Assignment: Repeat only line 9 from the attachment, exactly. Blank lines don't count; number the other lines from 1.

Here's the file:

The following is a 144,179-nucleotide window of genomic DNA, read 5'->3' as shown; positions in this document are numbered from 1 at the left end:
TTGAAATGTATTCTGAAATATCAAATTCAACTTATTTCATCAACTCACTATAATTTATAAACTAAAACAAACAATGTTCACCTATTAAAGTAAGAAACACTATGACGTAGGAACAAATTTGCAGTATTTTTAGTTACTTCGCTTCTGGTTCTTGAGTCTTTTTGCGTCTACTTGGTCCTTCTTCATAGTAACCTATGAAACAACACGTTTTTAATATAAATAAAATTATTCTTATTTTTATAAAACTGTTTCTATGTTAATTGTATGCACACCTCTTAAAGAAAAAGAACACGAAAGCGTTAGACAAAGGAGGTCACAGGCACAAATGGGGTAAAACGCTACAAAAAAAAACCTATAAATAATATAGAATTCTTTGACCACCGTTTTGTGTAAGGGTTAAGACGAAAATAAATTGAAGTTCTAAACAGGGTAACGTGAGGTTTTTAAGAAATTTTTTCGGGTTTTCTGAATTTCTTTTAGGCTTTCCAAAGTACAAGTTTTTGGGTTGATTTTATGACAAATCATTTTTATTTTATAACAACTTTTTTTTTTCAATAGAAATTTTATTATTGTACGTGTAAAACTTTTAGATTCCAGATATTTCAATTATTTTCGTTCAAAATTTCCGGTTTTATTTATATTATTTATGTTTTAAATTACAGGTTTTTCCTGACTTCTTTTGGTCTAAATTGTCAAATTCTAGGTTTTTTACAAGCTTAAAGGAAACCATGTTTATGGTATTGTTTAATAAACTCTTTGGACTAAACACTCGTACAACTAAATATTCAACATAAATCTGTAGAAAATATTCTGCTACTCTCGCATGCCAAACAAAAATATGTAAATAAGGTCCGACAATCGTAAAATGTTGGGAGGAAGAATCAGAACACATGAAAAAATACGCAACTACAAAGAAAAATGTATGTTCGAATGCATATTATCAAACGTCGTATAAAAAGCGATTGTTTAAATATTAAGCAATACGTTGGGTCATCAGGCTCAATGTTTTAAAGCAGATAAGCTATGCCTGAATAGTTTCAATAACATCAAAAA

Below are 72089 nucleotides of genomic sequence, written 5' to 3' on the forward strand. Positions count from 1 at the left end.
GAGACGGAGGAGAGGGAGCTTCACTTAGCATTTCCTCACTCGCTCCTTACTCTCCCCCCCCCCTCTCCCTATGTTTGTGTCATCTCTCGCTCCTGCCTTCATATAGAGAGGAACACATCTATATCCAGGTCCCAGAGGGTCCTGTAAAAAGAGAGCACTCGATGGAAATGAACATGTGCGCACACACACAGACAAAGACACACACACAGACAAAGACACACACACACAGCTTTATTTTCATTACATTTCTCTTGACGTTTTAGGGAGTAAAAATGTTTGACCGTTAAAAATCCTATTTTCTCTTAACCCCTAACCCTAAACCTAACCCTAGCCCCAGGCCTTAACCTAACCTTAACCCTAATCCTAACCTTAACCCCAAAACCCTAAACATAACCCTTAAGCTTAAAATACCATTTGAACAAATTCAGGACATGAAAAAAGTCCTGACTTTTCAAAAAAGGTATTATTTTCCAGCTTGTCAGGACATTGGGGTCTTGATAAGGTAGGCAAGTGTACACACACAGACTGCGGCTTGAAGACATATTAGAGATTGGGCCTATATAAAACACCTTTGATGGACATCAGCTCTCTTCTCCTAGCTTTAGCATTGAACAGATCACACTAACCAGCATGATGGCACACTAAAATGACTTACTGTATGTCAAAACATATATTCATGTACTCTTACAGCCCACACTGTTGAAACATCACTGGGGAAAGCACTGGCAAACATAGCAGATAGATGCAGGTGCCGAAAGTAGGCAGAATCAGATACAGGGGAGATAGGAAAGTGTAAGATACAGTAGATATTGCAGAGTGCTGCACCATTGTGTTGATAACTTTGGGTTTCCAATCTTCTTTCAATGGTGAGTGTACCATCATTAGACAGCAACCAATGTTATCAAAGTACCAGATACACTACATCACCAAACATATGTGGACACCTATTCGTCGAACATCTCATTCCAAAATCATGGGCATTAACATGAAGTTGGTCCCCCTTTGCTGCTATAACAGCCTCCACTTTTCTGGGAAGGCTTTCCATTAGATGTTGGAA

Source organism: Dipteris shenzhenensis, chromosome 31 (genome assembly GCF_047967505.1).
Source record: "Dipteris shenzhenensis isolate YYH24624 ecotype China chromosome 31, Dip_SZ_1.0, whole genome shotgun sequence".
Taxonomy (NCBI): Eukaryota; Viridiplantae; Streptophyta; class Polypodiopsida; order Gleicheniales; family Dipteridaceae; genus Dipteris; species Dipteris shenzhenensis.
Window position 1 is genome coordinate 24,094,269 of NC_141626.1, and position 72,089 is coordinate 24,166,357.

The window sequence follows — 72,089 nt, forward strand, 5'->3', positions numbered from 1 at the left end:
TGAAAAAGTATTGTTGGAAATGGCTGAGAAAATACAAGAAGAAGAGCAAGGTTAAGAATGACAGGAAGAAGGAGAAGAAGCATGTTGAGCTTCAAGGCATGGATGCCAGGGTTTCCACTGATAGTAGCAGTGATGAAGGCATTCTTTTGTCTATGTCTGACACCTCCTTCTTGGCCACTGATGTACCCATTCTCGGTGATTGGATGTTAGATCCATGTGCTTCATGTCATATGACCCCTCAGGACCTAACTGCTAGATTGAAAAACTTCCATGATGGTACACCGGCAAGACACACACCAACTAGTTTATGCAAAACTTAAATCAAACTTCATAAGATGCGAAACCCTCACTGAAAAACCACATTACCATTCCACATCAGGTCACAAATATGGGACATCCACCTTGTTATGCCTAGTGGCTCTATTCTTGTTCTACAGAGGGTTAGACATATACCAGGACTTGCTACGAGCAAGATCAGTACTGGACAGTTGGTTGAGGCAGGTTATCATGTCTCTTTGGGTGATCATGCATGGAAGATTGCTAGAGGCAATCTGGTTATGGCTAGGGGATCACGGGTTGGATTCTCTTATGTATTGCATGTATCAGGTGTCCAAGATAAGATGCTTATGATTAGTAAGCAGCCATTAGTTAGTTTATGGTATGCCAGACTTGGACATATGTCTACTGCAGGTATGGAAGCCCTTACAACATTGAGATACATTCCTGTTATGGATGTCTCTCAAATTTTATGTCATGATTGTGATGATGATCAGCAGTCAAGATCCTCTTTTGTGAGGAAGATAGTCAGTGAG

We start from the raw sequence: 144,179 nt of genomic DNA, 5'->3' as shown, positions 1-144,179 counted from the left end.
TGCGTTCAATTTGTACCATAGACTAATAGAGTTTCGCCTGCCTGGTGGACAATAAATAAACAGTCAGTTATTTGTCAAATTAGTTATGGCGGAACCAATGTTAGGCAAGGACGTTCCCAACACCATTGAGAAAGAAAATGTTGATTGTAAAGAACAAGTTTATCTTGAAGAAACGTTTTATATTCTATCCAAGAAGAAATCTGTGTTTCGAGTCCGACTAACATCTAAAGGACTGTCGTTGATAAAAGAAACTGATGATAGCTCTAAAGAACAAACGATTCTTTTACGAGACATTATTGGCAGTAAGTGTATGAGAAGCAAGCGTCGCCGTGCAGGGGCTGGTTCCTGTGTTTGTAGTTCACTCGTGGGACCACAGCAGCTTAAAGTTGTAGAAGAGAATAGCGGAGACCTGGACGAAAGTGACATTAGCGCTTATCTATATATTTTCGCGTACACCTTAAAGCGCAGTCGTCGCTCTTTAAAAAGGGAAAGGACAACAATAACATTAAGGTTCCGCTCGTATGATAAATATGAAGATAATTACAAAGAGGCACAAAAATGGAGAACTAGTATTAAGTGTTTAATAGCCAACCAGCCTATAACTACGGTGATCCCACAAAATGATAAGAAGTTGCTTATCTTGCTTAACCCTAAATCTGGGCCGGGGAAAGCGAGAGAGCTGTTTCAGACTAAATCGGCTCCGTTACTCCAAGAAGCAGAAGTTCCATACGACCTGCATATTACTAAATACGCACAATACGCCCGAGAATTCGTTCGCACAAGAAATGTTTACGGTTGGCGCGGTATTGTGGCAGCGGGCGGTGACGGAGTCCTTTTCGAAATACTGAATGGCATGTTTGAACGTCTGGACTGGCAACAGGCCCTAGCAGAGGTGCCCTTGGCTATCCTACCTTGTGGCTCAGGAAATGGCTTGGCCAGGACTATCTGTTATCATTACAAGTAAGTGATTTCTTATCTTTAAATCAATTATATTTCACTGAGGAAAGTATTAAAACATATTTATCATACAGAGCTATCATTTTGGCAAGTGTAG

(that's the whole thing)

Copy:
The window sequence follows — 72,089 nt, forward strand, 5'->3', positions numbered from 1 at the left end: